A study unveiled by IBM (NYSE: IBM) and the University of Michigan’s Transportation Research Institute reveals that India still needs to overcome significant challenges to continue its rapid growth in the automotive industry, and that the path to success is an even stronger partnership between industry and government. India faces challenges in the areas of transportation infrastructure, product quality, and skilled workers as well as labor and tax regulations. The study authors interviewed industry executives, academics, industry experts, and government officials to get a picture of what India itself sees as the real future state of its automotive industry.
India is expected to be one of the top 10 countries in terms of vehicle sales by 2015. The number of four-wheelers sold in 2006-2007 was about 1.4 million. But industry executives interviewed for the study expect sales to double to 2.8 million by 2010 and triple to 4.2 million by 2015. The interviewed executives also expect an increase from 7 to 17 million two-wheelers from 2005 to 2015.
“The Indian government will certainly play an integral role in shaping the automotive industry and its future. Their Automotive Mission Plan could be construed as a step in the right direction as it outlines development goals till 2016, including the role of the government in improving infrastructure, tax and labor law revisions,” said Bruce M. Belzowski, assistant research scientist & associate director, University of Michigan Transportation Research Institute, Automotive Analysis Division. “Most of the interviewed industry experts are optimistic about government’s support for the growth of the industry.”
Among the study’s specific findings in three major areas are:
India’s automotive market
— The small car (especially the inexpensive “1 lakh car” at about
$US2,500) is a key growth strategy. Indians view design, development, and
manufacturing of small, inexpensive cars as their country’s global niche
and also as a way to fulfill the needs of India’s domestic buyers. India,
however, will likely be challenged by other global manufactures who can
leverage economies of scale.
— The impact of infrastructure on the domestic market is significant.
Government needs to address the overarching future needs of India’s
automotive infrastructure to support the industry’s development in the
short and long-term.
— India’s financial system provides an important building block for a
developing industry, and each company’s ability to provide superior after
sales service may determine their competitive sustainability in the
India’s production capabilities
— India needs to strengthen its own R&D capability. To be a global
player, it must be considered an innovative designer of vehicles and
components in the automotive industry.
— The entire supplier base needs to get stronger. While India has world-
class suppliers, it needs to develop the capabilities of its entire
supplier base to support improved quality and low-cost delivery throughout
the supply chain.
— Costs need to be contained. India’s path to the world stage has been
through low-cost production. Wages and infrastructure costs, such as
electricity and shipping, are starting to rise.
— Labor and skills could be a surprise constraint. The Indian
automotive industry is starting to suffer from an undersupply of skilled
labor. Labor laws and regulations also seem to be hampering business.
Challenges that impact India’s automotive industry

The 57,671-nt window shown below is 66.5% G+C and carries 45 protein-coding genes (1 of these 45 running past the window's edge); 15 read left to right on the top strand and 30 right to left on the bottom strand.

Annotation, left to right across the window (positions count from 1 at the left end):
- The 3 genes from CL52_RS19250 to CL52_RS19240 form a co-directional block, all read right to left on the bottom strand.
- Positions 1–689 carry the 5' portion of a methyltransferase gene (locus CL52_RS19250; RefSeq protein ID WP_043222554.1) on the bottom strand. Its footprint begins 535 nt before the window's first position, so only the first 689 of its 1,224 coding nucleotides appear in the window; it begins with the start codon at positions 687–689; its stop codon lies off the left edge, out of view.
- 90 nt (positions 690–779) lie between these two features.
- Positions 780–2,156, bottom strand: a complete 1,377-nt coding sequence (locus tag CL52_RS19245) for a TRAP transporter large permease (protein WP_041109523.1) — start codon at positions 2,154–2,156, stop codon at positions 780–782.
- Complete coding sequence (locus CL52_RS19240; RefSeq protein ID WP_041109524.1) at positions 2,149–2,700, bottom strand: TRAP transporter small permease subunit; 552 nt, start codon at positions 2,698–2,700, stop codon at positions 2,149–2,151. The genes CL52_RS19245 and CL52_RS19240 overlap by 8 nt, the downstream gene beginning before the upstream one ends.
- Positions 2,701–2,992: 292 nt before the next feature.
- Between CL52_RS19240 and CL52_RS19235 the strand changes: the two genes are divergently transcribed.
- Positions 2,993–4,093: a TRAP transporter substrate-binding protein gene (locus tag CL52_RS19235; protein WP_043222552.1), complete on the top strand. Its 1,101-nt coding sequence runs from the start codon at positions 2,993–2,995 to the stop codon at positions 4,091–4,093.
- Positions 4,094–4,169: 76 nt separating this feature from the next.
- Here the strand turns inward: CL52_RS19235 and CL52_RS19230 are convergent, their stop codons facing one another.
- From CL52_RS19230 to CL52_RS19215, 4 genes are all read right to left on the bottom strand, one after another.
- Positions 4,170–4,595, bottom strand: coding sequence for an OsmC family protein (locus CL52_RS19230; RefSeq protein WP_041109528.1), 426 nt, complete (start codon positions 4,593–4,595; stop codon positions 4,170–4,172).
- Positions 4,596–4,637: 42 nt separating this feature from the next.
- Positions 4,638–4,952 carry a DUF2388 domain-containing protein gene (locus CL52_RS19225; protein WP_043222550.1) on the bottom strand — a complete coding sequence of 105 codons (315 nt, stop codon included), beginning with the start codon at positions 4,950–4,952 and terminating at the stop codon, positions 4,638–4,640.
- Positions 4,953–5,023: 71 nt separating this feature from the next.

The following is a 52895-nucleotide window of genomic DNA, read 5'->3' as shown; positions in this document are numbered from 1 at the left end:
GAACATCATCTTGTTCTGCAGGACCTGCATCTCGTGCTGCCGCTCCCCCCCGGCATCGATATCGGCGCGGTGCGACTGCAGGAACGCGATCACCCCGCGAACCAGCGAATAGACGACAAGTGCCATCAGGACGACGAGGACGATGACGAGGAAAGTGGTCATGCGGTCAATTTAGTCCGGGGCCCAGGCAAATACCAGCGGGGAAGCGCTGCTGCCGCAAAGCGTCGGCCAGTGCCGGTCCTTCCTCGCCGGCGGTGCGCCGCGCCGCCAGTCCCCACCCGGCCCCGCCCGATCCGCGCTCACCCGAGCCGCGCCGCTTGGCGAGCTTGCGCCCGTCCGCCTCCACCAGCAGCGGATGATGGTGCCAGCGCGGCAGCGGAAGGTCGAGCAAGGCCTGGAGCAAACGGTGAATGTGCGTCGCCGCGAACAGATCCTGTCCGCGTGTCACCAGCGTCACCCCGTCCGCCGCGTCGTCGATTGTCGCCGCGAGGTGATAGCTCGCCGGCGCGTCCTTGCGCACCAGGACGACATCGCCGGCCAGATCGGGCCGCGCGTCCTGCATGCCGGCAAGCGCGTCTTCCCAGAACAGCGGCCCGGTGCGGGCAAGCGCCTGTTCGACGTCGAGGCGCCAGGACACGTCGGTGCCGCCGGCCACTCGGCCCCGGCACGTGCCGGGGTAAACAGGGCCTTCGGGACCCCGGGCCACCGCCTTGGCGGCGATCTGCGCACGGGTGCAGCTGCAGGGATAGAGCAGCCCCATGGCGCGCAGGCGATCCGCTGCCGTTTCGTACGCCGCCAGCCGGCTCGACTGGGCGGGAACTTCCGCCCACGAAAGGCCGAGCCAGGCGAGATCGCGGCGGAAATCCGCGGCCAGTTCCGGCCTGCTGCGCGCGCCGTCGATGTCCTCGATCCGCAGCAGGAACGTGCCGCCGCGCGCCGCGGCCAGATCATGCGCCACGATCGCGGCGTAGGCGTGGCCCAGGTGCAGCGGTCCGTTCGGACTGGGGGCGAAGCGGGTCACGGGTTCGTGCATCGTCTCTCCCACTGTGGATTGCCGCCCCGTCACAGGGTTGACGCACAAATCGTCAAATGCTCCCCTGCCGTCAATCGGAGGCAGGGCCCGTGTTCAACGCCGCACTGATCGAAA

— Infrastructure is the most urgent challenge to its industry.
Acceleration of road construction and traffic law enforcement are key areas
for improvement because of the impact of traffic congestion on consumer
purchasing patterns. Port capacity for exporting vehicles needs to be
improved as well.
— Combating air quality, oil dependency, and congestion issues should be
a coordinated effort between government and industry.
— Government’s efforts to augment public transportation and port
capacity, enforce traffic laws and support alternative fuels will allow it
to address multiple problems.
— It is vital that the government continue to recognize the auto
industry as a crucial part of India’s growth and success. The Indian
government has a large and crucial role to play.
“IBM has taken the lead in identifying the challenges of India’s automotive industry,” said Sanjay Rishi, global automotive industry leader, IBM Global Business Services. “India’s automotive market has come a long way in a short period, growing more than 15 percent compounded annually since 2001. Based on the study, we have developed the next action steps for them to become successful industry players as well as a key market while maintaining the historical double-digit growth in the future.”
The key next action steps for India’s success are:
— To build India’s domestic vehicle market, India’s government needs to
build more and better roads and hasten the vehicle friendliness of India’s
cities. Manufacturers and suppliers need to understand and capture the
small car segment and continue to raise supplier quality levels while
keeping costs low.
— To become major players in the world market, India’s manufacturers
need to accelerate the perception that “quality” comes from India, find
their market niche in the world vehicle market, and manage their businesses
on a worldwide scale, including manufacturing, global logistics, sales, and
distribution. India’s government needs to accelerate port capabilities and
work in tandem with industry to boost skilled labor availability and
strengthen India’s own R&D capabilities.
The results from the study were part of extensive research which gathered, via in-person interviews, the opinions of leaders from the Indian automotive industry and government, complemented by views from academic experts.